Do I still miss a few things on the iPhone? Absolutely. For example, the iPhone makes it easy to take a snapshot of the screen — just press the power and home button at the same time. The iPhone fits 20 apps on the home screen instead of 16 on the Nexus One. I use a password for my phone, and the iPhone has a setting that says “If you’ve used the phone in the last N hours, don’t lock the phone,” while the Nexus One needs me to unlock it each time I wake it up. I prefer the default ringtones on the iPhone. I preferred the iPhone’s finance app for the news sources it showed.

But the Nexus One outshines the iPhone in other ways. Voice recognition built into every text box. Google Voice. And judging from the jitter in Google Sky Map vs. the iPhone Yelp Monacle, I think the sensors in the Nexus One are a little more robust. Once you use the high-resolution screen on the Nexus One, it’s hard to go back to the iPhone (and the screen on the Droid is very nice too). And I love kicking off a podcast in Listen and then multitasking in a web browser.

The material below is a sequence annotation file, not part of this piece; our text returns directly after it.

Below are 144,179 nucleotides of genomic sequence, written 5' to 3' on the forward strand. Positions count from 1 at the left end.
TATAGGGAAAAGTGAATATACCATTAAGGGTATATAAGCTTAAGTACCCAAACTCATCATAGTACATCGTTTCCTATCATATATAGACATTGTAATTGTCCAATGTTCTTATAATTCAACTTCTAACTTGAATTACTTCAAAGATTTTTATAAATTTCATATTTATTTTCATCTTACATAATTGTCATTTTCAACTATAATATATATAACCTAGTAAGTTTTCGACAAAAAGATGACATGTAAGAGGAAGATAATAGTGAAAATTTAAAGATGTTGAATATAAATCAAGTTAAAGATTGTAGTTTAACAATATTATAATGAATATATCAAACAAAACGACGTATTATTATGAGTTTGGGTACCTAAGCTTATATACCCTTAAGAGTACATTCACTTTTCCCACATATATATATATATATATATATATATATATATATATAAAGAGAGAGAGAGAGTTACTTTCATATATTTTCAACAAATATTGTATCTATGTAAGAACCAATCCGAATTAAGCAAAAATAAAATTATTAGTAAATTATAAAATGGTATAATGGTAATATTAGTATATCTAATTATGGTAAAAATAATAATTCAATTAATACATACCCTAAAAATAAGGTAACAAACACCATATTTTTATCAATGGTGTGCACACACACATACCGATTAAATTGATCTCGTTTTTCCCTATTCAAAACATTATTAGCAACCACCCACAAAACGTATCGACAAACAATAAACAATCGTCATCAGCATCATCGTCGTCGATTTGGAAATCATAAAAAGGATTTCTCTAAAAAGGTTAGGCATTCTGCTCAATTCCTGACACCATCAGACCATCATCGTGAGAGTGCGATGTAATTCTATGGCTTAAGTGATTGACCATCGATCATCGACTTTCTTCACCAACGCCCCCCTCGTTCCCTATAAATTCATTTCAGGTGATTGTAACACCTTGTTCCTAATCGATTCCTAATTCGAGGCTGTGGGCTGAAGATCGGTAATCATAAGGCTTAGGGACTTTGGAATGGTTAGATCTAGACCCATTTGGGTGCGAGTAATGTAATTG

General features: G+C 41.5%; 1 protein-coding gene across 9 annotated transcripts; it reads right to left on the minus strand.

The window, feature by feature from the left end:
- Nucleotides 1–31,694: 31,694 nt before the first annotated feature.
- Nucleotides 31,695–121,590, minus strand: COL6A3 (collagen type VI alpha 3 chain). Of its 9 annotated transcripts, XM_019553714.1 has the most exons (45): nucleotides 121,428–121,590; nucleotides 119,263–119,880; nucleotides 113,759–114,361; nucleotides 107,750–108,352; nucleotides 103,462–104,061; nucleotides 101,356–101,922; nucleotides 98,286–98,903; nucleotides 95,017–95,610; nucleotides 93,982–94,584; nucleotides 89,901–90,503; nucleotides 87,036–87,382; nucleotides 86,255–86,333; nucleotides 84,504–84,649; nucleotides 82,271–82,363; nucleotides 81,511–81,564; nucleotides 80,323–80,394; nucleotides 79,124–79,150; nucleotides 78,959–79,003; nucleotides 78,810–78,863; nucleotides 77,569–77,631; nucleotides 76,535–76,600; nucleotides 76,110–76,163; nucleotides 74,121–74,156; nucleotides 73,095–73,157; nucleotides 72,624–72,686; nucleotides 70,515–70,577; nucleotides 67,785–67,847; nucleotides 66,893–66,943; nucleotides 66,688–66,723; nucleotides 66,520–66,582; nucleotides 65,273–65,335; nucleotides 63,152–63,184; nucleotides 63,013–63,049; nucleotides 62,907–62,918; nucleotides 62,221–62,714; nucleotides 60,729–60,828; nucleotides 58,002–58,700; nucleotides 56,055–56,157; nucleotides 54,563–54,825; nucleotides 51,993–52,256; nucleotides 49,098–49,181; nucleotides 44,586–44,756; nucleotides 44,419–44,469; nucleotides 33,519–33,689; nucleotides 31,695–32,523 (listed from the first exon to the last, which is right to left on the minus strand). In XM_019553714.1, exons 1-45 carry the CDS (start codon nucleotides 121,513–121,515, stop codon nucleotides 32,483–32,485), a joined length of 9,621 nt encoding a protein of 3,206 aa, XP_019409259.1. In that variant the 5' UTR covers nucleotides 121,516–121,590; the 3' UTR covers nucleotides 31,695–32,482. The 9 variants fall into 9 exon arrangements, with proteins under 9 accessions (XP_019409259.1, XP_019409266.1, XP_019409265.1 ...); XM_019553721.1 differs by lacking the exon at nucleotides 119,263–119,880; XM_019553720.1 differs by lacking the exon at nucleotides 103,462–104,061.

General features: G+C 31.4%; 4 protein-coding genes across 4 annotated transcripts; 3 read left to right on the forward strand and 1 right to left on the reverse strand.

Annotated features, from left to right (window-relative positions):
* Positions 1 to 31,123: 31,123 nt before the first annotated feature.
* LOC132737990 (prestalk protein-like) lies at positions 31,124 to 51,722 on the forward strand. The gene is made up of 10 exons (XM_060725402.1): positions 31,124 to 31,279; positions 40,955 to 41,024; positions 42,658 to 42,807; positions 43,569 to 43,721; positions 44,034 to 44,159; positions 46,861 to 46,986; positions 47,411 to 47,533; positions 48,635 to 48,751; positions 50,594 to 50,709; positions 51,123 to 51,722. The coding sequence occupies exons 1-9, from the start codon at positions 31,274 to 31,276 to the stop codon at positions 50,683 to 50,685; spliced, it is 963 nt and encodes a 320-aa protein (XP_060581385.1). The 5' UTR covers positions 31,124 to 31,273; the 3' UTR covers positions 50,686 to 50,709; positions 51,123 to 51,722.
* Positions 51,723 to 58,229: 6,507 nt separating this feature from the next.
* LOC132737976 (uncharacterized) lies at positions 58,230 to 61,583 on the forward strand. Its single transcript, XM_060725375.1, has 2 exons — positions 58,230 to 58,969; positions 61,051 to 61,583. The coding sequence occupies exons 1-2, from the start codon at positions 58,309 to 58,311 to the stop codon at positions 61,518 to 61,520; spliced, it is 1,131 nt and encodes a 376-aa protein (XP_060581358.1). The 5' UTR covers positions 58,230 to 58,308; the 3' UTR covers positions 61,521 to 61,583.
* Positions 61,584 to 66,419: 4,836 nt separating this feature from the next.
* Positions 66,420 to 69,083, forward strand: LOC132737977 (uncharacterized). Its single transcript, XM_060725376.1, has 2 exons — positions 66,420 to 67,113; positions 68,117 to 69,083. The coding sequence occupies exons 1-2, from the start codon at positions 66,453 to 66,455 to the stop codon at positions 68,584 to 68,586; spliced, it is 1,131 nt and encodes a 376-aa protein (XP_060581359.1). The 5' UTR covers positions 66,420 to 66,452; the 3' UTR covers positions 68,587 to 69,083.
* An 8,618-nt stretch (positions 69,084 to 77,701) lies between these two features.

The iPhone is praised (rightly so) for its fit-and-finish. But glitches happen on the iPhone too. I went back to check on something a few weeks ago and the iPhone browser kept dying and kicking me back out to the home screen. Overall, I would still rate the iPhone higher on fit and finish, and the iPhone is simpler for a non-tech-savvy person to understand. But polish and simplicity aren’t the most important things to me as a phone user. I want maximum functionality, and the velocity of Android in that area has been staggering. Going from the G1 to the Nexus One in about a year is amazing. I can’t wait to see what new things show up in Android.